As Oklahoma Attorney General Mike Hunter’s investigation into Mustang-based publishers Richard and Ryan Tate continues, the family now faces a new lawsuit from a late author’s daughter.
To date, more than 1,500 authors and musicians have filed complaints against Tate Publishing through the attorney general’s Consumer Protection Unit. While this new lawsuit is a separate case, the plaintiff may have to wait in line to seek payment.
The stories are all similar. Authors and musicians from around the world signed over their work to Tate Publishing, expecting printing services and a portion of royalties in return. The late Valerie Arnold signed a contract for her book “God’s DNA Revealed” in 2008, and she was supposed to receive 15% of sales.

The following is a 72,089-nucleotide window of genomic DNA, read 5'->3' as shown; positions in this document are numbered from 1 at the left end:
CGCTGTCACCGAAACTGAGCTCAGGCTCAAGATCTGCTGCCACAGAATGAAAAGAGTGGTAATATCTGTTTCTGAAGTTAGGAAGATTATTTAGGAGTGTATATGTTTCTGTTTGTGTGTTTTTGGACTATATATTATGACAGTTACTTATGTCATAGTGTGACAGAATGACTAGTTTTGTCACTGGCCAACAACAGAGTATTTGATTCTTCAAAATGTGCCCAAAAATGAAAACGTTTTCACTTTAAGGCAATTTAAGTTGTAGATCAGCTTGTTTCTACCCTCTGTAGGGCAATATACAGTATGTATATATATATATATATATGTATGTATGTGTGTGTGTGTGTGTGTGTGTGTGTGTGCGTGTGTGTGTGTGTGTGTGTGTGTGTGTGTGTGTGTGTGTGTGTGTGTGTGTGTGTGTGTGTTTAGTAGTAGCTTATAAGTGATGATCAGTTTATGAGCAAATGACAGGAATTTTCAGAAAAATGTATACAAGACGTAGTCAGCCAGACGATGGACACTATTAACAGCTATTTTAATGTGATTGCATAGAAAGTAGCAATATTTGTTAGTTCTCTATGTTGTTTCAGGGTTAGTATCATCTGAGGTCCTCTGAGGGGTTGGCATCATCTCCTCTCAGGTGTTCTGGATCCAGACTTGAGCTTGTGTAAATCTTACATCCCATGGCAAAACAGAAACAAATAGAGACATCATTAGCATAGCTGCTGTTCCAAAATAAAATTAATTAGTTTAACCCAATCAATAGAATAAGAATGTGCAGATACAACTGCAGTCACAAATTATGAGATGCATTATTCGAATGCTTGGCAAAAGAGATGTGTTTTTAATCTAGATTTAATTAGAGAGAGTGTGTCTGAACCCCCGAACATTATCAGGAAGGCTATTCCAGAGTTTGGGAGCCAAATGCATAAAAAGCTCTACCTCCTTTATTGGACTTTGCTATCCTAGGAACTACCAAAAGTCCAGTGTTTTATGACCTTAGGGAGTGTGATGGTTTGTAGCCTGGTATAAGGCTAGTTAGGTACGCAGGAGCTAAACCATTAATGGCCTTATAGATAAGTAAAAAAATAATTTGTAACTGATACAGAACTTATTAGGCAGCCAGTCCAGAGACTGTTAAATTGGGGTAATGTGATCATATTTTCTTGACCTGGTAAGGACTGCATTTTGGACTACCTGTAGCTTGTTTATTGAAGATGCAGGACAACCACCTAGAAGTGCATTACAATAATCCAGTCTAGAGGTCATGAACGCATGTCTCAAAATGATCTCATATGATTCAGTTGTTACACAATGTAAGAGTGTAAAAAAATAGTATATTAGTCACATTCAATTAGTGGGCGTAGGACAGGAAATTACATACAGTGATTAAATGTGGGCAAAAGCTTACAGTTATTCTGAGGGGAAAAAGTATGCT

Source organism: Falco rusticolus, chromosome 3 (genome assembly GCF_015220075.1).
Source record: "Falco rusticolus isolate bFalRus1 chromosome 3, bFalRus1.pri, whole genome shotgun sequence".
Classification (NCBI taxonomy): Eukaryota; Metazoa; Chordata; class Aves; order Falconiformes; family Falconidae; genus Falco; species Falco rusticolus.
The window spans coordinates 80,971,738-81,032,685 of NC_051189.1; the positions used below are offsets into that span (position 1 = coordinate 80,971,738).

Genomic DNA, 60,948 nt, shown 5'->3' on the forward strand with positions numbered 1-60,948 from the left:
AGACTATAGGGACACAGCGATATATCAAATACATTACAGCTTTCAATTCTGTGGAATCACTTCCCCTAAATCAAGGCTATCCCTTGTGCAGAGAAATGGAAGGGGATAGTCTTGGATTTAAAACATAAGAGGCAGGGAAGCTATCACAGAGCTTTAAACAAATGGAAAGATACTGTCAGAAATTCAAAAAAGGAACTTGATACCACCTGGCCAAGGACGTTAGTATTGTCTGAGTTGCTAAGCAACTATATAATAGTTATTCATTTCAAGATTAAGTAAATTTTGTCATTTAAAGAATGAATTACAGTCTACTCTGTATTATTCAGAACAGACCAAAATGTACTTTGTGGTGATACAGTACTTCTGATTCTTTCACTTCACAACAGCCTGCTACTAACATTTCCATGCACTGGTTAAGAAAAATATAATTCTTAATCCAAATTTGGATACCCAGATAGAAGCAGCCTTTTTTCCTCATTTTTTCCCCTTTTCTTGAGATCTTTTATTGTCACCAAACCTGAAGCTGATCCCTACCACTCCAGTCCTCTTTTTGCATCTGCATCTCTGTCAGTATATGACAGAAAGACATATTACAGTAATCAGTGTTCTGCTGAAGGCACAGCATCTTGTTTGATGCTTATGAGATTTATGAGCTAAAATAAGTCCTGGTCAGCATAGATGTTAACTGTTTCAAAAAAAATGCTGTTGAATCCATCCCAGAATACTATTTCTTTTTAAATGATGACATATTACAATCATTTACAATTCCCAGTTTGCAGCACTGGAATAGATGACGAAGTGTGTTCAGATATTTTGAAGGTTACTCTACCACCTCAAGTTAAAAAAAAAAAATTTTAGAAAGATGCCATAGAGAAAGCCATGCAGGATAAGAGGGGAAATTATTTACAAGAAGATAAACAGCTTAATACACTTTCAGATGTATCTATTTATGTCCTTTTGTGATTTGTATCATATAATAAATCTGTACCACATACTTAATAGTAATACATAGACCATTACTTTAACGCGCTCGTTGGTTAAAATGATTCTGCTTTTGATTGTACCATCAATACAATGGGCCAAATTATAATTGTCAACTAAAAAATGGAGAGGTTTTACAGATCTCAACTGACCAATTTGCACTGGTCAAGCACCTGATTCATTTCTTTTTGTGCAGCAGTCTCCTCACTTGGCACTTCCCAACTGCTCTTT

“She was getting royalty checks, and they amounted to like $1. Some of them were like 35-cents. They were pennies,” says Arnold’s daughter Kerri Huffman-Lancaster.
Huffman-Lancaster took over her mother’s estate after her death in 2013. She says the company stopped responding after she requested future checks be issued to her instead of her mother.
“I told them that they had sent some checks in her name and they said send them back and we’ll reissue them in your name,” Huffman-Lancaster says.
In the lawsuit, Huffman-Lancaster claims there are at least $52,000 in unfulfilled book orders, but admits the Tates never provided her a copy of the sale records, despite multiple requests.
She says a representative told her, “They would be looking at her file, and once they got her file together then they would do that. Well, I never got nothing.”
Richard and Ryan Tate are currently awaiting trial on nine charges, which include embezzlement, extortion and racketeering.
Huffman-Lancaster is seeking $428,000 in her lawsuit, but more than anything, she says she wants justice for the authors.
“It’s not really about the money,” she says. “It’s about the principle. It’s about what they did….